Throughput scale Multiple GBs per second Single GB per second
Characteristics Data
Stored redundantly across multiple AZs Stored redundantly in a single AZ
Access 1 to 1000s of EC2 instances, from multiple AZs, concurrently Single EC2 instance in a single AZ
Use Cases Big Data and analytics, media processing workflows, content management, web serving, home directories Boot volumes, transactional and NoSQL databases, data warehousing & ETL



Glacier is archival storage with 99.999999999% durability, as discussed earlier this is where you lifecycle off S3 data for long term storage. Glacier is by far the cheapest of storage services offered by AWS but it comes with a caveat and that is the time for recovery and availability comes at a cost. There is a 5hr window for data to be available from Glacier. It’s archival storage so treat it as such. There is also a feature called Vault Lock with Glacier that allows you to set policies which turns Glacier storage into WORM capable. No not the awesome dance move from the 80’s Write Once Read Many meaning you can rest assured that the data will not change as such this solves many issues with auditing and can be used for storing logs etc for that purpose.

Storage Gateway

There is a lot that can be said here about Storage Gateway, this is one of the first on-prem offerings from AWS. Storage Gateway is deployed in your datacenter as either a Hyper-V or VMware VM. You get 3 options for configuration cached volume mode where the most used data has a local copy saving on data transfer rates. Stored volume mode this is where storage gateway is the local volume store and asynchronously backs up data to S3 via point in time snapshots. The last option is Virtual Tape Library (VTL) mode this will allow you to use your backup software to treat the storage gateway as a tape library storing data direct to S3 or to a Virtual Tape Shelf (VTS) backed by Glacier which looks like a standard iSCSI connection.


I would be remised if I didn’t mention what Snowball is, imagine a world in which physics didn’t
exist. In that world you could push as much data as you wanted across any size pipe day or night, in this world I would also be granted the power of flight cause why not. Wouldn’t that be amazing? Now then back to reality where we live, how do we transfer massive amounts of data from on-premises to S3? The answer comes via FedEx as anyone with Prime already knows. A Snowball is a ruggedized storage appliance that you can order via your AWS console, you specify the bucket that you want the data transferred to, you can move up to 80 TB at a time. There are multiple connection types, and a slick E Ink shipping label that once your data is copied to the appliance flips over and is ready for pick-up from FedEx to be brought to the region of your choice and uploaded.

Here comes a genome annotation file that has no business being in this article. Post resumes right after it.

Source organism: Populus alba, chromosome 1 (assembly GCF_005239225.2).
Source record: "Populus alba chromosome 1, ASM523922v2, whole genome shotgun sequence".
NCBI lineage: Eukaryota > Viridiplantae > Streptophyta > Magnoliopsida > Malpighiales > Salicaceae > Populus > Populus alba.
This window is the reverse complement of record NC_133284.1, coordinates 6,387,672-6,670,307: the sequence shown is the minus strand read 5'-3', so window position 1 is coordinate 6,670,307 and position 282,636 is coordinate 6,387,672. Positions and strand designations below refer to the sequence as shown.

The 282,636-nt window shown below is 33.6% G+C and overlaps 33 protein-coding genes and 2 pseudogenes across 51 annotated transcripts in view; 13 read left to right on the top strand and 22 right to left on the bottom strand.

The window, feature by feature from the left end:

All of these solutions allow for and strongly encourage data encryption, so be smart and use an encryption key.

Setting up and understanding a VPC

Let’s dig into VPCs or Virtual Private Clouds. Essentially a VPC is a logical boundary, or essentially an encapsulated environment with no default ingress or egress. The thing with cloud is it’s so very network dependent but in AWS cloud everything is defaulted to no access. That’s why we use security groups, NATs, and Internet Gateways (IGWs). VPCs are the construct of how we draw a demarcation around services in a shared resource model. A VPC is a /28 to /16 netmask CiDR block at its core.

Ok that’s a lot of words so how does this look, well when you initially sign up for AWS and log in you are given a default VPC. This is great but not the best to use for building out your actual workloads. Therefor you will want to build a VPC but is just one VPC the answer? Well it depends on your needs and your architecture.

As I mentioned before a VPC is a set of IP addresses in a CiDR block, it is important when designing your VPC to ensure you have enough IP addresses to perform all of the functions that you are planning. Therefor you start with a /16 which gives you 254 /24 subnets. The best practice guidance is to use private IP space to create your VPC, as specified in RFC 1918. – (10/8 prefix) – (172.16/12 prefix) – (192.168/16 prefix)